New Wallstreet Suite Explained
By Tom Alford, Deputy Editor, TMI
ION Treasury recently announced the launch of its new Wallstreet Suite solution. TMI talks to Michael Kolman, Chief Product Officer, ION Treasury, about the thinking behind the complete overhaul of this classic TMS.
Wallstreet Suite has long been a TMS favoured by some of the world’s largest and most complex corporates, banks, and government agencies. With the announcement on 12 September that it has undergone a major architectural overhaul, solution owner ION Treasury has set its sights firmly on meeting the changing – and challenging – needs of current and future users.
Chief Product Officer, ION Treasury
The thinking behind the ‘new Wallstreet Suite’ is driven by the needs communicated to the vendor by its customers, highlighting their desire for easy system accessibility and more automation and exceptions management, with real-time visibility of financial activities across their organisations.
Wallstreet Suite’s development is part of a long-term investment in ION’s treasury solution portfolio that has seen ideas emerge that might otherwise remain dormant, says Kolman. “When you have that opportunity to fully reimagine a solution, you can think differently about how you would solve treasury challenges,” he comments.
The platform now assumes a modular or component-based, service-oriented architecture, purposefully removing the “monolithic” presence of previous iterations. This, states Kolman, is “not just a facelift”. Indeed, he explains: “it is a true re-architecting and re-engineering of processes to solve the modern problem of doing more with less, being efficient, and not just focusing on treasury needs but also on the digital transformation of the whole finance organisation”.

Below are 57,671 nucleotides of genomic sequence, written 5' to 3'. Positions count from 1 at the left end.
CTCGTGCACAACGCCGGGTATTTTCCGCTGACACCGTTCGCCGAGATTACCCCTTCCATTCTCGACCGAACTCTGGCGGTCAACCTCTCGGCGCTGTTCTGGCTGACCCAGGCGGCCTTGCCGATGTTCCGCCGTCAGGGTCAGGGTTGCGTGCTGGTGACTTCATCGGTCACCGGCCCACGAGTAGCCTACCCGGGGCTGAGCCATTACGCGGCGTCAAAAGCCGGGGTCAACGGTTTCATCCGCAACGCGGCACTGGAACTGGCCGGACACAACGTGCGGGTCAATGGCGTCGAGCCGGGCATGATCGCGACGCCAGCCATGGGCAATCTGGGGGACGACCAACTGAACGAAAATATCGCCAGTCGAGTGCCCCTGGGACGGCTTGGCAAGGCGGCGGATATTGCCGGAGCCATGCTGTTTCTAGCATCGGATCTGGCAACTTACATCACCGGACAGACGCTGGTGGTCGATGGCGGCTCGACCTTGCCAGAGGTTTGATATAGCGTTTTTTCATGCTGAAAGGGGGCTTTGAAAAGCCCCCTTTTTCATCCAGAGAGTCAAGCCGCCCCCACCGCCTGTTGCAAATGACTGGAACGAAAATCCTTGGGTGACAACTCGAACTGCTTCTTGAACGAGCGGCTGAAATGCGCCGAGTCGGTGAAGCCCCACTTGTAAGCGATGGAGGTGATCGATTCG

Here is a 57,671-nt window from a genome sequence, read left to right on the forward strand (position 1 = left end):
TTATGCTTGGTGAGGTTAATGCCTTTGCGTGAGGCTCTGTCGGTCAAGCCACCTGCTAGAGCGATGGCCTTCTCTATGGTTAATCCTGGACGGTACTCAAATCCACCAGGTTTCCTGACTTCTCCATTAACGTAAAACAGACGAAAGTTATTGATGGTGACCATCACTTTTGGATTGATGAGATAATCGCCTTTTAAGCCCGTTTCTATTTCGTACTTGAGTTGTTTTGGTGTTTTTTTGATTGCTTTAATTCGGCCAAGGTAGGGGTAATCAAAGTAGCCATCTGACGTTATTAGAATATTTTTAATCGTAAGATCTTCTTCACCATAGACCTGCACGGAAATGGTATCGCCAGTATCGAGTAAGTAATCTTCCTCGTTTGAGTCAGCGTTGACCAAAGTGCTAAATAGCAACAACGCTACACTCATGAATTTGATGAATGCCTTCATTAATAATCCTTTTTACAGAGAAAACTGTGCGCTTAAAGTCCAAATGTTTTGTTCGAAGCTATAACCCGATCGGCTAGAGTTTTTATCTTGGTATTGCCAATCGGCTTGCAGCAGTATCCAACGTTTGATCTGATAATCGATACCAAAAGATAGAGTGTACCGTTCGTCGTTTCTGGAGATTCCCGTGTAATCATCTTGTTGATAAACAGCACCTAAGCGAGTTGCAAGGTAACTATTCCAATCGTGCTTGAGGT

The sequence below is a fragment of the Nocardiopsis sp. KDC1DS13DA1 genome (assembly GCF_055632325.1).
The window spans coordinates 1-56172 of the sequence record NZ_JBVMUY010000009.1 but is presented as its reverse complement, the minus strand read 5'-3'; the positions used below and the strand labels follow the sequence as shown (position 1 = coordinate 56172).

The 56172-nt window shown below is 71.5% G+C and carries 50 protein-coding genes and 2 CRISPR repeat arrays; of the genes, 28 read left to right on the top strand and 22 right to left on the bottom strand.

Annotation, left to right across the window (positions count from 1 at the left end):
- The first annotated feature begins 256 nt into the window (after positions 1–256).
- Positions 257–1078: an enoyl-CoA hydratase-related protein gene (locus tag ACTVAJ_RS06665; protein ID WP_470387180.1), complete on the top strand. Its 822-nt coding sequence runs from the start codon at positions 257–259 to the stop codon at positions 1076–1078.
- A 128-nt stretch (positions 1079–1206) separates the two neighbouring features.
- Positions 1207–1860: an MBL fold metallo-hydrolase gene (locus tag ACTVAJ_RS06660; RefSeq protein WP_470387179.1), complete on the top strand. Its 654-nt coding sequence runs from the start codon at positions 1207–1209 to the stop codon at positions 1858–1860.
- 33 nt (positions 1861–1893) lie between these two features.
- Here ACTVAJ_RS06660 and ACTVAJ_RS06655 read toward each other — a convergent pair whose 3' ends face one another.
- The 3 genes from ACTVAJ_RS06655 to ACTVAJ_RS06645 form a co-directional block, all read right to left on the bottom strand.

The bedrock of this shift in thinking is that all modules are now interconnected using APIs. As well as real-time data sharing across each component (which removes the pain of waiting for scheduled actions to execute), this approach gives users the option to implement and upgrade functionality as and when required, significantly reducing the time, effort, and cost to go live with, and maintain, the system.
From a practical standpoint, implementation optionality of the new version sits well in contrast to the previous method of implementing everything from the outset and switching on as required. Treasurers may still need to plan and budget for the widest scope of implementation, says Kolman, but incremental cutover of applications can help bring forward ROI.
The new componentised approach should also help users to more readily remain up to date with system iterations, with each element able to be updated independently. ION itself benefits from componentisation because it is able to reuse certain common elements drawn from across its entire suite of TMS solutions – a portfolio that today also includes IT2, Reval, ITS, Openlink, City Financials, and Treasura.
By doing so, the vendor aims to harness what it considers to be the best features for all users across the range (such as its ML technology and its bank account management tool). Furthermore, by reusing components across the range, a common look and feel is created while still enabling each brand within the portfolio to be discretely positioned for its designated target market.